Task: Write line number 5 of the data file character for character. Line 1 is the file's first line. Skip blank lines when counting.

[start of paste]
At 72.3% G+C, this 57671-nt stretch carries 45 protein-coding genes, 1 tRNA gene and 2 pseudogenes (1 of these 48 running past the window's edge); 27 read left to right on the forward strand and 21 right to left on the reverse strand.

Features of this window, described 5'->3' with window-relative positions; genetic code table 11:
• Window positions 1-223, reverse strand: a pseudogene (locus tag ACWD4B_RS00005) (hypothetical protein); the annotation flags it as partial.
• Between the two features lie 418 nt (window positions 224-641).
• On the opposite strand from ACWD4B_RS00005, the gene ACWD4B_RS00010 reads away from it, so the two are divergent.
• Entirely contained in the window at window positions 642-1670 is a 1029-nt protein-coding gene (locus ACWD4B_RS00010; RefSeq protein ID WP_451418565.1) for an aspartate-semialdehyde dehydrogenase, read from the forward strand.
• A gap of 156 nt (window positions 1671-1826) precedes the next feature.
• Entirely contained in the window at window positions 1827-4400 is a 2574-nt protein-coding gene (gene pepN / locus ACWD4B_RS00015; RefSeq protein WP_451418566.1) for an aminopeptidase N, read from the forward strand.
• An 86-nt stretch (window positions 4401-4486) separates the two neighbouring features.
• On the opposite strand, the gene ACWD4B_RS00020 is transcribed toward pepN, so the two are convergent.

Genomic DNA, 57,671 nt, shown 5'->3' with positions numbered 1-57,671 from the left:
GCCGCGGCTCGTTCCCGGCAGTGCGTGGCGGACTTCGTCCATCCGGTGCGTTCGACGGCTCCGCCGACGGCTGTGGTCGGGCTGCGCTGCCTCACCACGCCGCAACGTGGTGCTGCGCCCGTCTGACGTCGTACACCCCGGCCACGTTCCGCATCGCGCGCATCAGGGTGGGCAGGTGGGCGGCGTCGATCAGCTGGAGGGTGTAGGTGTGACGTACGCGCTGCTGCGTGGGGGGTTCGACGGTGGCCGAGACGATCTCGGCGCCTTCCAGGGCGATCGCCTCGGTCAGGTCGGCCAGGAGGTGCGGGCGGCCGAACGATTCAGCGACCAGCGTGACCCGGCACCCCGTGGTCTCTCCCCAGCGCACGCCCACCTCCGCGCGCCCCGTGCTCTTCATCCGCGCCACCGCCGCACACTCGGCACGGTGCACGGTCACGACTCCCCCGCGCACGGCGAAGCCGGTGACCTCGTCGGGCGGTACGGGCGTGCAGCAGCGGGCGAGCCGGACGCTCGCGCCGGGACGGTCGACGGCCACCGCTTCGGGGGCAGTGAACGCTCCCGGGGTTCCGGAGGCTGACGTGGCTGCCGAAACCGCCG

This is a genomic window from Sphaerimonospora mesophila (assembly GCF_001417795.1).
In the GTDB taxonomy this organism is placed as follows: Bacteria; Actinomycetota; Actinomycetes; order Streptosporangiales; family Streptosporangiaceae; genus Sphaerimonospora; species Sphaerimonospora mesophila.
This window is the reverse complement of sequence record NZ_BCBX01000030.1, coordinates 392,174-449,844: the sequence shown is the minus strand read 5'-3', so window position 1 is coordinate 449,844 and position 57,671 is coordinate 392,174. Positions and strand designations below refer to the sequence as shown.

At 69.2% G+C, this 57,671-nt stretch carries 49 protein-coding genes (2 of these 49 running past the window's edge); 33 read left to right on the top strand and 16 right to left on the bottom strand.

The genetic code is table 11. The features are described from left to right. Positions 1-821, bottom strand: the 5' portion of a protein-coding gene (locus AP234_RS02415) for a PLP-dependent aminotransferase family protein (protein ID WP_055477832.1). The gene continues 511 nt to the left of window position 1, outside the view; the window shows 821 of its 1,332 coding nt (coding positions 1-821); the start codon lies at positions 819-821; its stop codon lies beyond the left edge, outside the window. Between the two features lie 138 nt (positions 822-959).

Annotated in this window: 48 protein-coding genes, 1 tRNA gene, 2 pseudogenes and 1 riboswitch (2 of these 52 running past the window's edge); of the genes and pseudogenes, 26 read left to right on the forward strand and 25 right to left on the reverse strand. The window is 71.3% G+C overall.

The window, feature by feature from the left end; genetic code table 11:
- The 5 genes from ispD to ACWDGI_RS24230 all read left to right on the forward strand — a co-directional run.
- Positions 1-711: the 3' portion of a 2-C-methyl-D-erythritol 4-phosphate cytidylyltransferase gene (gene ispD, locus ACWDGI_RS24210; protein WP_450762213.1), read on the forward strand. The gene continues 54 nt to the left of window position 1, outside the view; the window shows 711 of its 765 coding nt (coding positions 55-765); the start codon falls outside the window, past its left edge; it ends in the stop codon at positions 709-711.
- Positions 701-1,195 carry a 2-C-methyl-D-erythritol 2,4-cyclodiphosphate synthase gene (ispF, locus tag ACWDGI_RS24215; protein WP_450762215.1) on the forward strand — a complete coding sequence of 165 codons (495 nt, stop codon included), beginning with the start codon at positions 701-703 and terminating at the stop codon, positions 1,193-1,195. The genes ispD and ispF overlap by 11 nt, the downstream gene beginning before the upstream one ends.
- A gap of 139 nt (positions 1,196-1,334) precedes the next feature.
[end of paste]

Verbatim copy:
• On the opposite strand from ACWD4B_RS00005, the gene ACWD4B_RS00010 reads away from it, so the two are divergent.